Training of New Generation Domestic Data Scientists


“Native DNA is so sought after that people are looking for proxy data, and one of the biggest proxy data is the microbiome,” said Yracheta. “If you are an Indigenous person, you have to consider all these variables if you want to preserve your people and your culture.”

In a presentation at the conference, Joslynn Lee, a Navajo, Laguna Pueblo and Acoma Pueblo Nations member and biochemist at Fort Lewis College in Durango, Colo., spoke about her experience monitoring changes in microbial communities in rivers. Mine wastewater spill in Silverton, Colo. Dr. Lee also offered practical tips on how to plan a microbiome analysis, from collecting a sample to processing it.

At a data science careers panel, Rebecca Pollet, a biochemist and a member of the Cherokee Nation, noted how many mainstream pharmaceutical drugs have been developed based on Indigenous traditional knowledge and herbal medicine. anti-malaria drug quinineFor example, it was developed from the bark of a Cinchona tree species that the Quechua people historically used as medicine. Studying the effects of pharmaceutical drugs and traditional foods on the gut microbiome, Dr. “How do we honor this traditional knowledge and compensate for those that cover it up?” Pollet said. he asked.

One participant, Lakota elder Les Ducheneaux, added that she believes medicine derived from traditional knowledge incorrectly eliminates the prayers and rituals that traditionally accompany treatment, making medicine less effective. “You have to constantly weigh the scientific side of medicine with the cultural and spiritual part of what you’re doing,” he said.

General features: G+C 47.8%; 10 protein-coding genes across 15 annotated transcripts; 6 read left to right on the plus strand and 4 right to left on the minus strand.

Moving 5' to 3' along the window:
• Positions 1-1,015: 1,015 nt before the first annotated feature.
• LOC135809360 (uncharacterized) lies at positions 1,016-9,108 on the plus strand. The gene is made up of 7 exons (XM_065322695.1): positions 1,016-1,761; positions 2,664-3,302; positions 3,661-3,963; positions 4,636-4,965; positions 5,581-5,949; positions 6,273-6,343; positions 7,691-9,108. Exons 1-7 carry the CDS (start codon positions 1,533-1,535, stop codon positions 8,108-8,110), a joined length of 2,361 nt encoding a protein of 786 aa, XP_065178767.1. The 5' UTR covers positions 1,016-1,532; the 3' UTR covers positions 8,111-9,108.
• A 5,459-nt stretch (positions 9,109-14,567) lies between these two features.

During the IndigiData conference, attendees also discussed ways to take responsibility for their own data to serve their community.

Mason Grimshaw, a data scientist and board member Native in AI., talked about his research with language data. International Wakashan AI Consortium. Led by engineer Michael Running Wolf, the consortium is developing an automated speech recognition AI for the Wakashan languages, an endangered language family spoken among several First Nations communities. Researchers believe that automatic speech recognition models can preserve fluency in Wakashan languages ​​and revive their use by future generations.


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